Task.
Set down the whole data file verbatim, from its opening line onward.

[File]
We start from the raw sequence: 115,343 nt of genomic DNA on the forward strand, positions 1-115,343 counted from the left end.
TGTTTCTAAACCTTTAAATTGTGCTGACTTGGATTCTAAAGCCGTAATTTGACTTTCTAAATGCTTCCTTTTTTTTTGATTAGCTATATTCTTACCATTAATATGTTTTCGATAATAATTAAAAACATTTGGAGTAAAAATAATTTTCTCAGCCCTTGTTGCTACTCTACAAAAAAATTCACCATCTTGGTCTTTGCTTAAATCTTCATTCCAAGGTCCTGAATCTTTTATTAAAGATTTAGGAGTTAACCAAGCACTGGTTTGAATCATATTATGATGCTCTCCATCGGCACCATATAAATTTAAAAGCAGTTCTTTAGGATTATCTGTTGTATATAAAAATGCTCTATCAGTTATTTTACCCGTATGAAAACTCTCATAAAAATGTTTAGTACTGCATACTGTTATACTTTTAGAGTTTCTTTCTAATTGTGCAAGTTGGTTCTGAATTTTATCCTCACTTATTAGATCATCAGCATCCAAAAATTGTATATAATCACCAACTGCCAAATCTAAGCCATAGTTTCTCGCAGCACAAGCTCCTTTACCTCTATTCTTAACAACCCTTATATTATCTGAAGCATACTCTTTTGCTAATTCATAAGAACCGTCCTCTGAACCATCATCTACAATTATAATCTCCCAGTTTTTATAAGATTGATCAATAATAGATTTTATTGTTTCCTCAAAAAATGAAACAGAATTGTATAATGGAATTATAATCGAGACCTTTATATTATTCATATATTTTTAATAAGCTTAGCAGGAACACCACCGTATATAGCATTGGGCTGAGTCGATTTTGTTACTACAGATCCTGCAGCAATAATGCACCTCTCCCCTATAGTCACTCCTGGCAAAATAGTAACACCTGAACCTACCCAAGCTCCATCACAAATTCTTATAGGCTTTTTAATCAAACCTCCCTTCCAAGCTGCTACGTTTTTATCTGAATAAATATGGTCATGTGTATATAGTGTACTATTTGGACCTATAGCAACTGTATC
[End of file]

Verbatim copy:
We start from the raw sequence: 115,343 nt of genomic DNA on the forward strand, positions 1-115,343 counted from the left end.
TGTTTCTAAACCTTTAAATTGTGCTGACTTGGATTCTAAAGCCGTAATTTGACTTTCTAAATGCTTCCTTTTTTTTTGATTAGCTATATTCTTACCATTAATATGTTTTCGATAATAATTAAAAACATTTGGAGTAAAAATAATTTTCTCAGCCCTTGTTGCTACTCTACAAAAAAATTCACCATCTTGGTCTTTGCTTAAATCTTCATTCCAAGGTCCTGAATCTTTTATTAAAGATTTAGGAGTTAACCAAGCACTGGTTTGAATCATATTATGATGCTCTCCATCGGCACCATATAAATTTAAAAGCAGTTCTTTAGGATTATCTGTTGTATATAAAAATGCTCTATCAGTTATTTTACCCGTATGAAAACTCTCATAAAAATGTTTAGTACTGCATACTGTTATACTTTTAGAGTTTCTTTCTAATTGTGCAAGTTGGTTCTGAATTTTATCCTCACTTATTAGATCATCAGCATCCAAAAATTGTATATAATCACCAACTGCCAAATCTAAGCCATAGTTTCTCGCAGCACAAGCTCCTTTACCTCTATTCTTAACAACCCTTATATTATCTGAAGCATACTCTTTTGCTAATTCATAAGAACCGTCCTCTGAACCATCATCTACAATTATAATCTCCCAGTTTTTATAAGATTGATCAATAATAGATTTTATTGTTTCCTCAAAAAATGAAACAGAATTGTATAATGGAATTATAATCGAGACCTTTATATTATTCATATATTTTTAATAAGCTTAGCAGGAACACCACCGTATATAGCATTGGGCTGAGTCGATTTTGTTACTACAGATCCTGCAGCAATAATGCACCTCTCCCCTATAGTCACTCCTGGCAAAATAGTAACACCTGAACCTACCCAAGCTCCATCACAAATTCTTATAGGCTTTTTAATCAAACCTCCCTTCCAAGCTGCTACGTTTTTATCTGAATAAATATGGTCATGTGTATATAGTGTACTATTTGGACCTATAGCAACTGTATC